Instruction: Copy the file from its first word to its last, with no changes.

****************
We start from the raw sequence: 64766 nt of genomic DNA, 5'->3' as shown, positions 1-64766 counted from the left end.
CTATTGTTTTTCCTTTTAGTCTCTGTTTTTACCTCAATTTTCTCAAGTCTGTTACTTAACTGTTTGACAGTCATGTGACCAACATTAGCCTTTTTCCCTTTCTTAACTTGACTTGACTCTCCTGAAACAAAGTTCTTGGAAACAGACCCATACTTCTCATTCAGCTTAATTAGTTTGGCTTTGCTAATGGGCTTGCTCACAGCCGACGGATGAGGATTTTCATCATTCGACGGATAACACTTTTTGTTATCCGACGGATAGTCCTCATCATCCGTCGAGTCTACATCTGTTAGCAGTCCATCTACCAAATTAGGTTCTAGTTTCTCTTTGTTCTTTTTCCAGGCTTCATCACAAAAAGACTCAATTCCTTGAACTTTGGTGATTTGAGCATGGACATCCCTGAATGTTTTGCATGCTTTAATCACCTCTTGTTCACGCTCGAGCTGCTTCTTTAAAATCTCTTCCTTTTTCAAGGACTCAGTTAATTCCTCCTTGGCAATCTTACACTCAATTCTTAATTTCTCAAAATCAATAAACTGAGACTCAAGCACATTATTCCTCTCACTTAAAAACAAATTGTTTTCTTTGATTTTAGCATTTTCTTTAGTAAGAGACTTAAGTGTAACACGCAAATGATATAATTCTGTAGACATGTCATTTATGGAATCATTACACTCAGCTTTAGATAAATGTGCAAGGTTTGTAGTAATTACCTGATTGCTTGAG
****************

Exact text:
We start from the raw sequence: 64766 nt of genomic DNA, 5'->3' as shown, positions 1-64766 counted from the left end.
CTATTGTTTTTCCTTTTAGTCTCTGTTTTTACCTCAATTTTCTCAAGTCTGTTACTTAACTGTTTGACAGTCATGTGACCAACATTAGCCTTTTTCCCTTTCTTAACTTGACTTGACTCTCCTGAAACAAAGTTCTTGGAAACAGACCCATACTTCTCATTCAGCTTAATTAGTTTGGCTTTGCTAATGGGCTTGCTCACAGCCGACGGATGAGGATTTTCATCATTCGACGGATAACACTTTTTGTTATCCGACGGATAGTCCTCATCATCCGTCGAGTCTACATCTGTTAGCAGTCCATCTACCAAATTAGGTTCTAGTTTCTCTTTGTTCTTTTTCCAGGCTTCATCACAAAAAGACTCAATTCCTTGAACTTTGGTGATTTGAGCATGGACATCCCTGAATGTTTTGCATGCTTTAATCACCTCTTGTTCACGCTCGAGCTGCTTCTTTAAAATCTCTTCCTTTTTCAAGGACTCAGTTAATTCCTCCTTGGCAATCTTACACTCAATTCTTAATTTCTCAAAATCAATAAACTGAGACTCAAGCACATTATTCCTCTCACTTAAAAACAAATTGTTTTCTTTGATTTTAGCATTTTCTTTAGTAAGAGACTTAAGTGTAACACGCAAATGATATAATTCTGTAGACATGTCATTTATGGAATCATTACACTCAGCTTTAGATAAATGTGCAAGGTTTGTAGTAATTACCTGATTGCTTGAG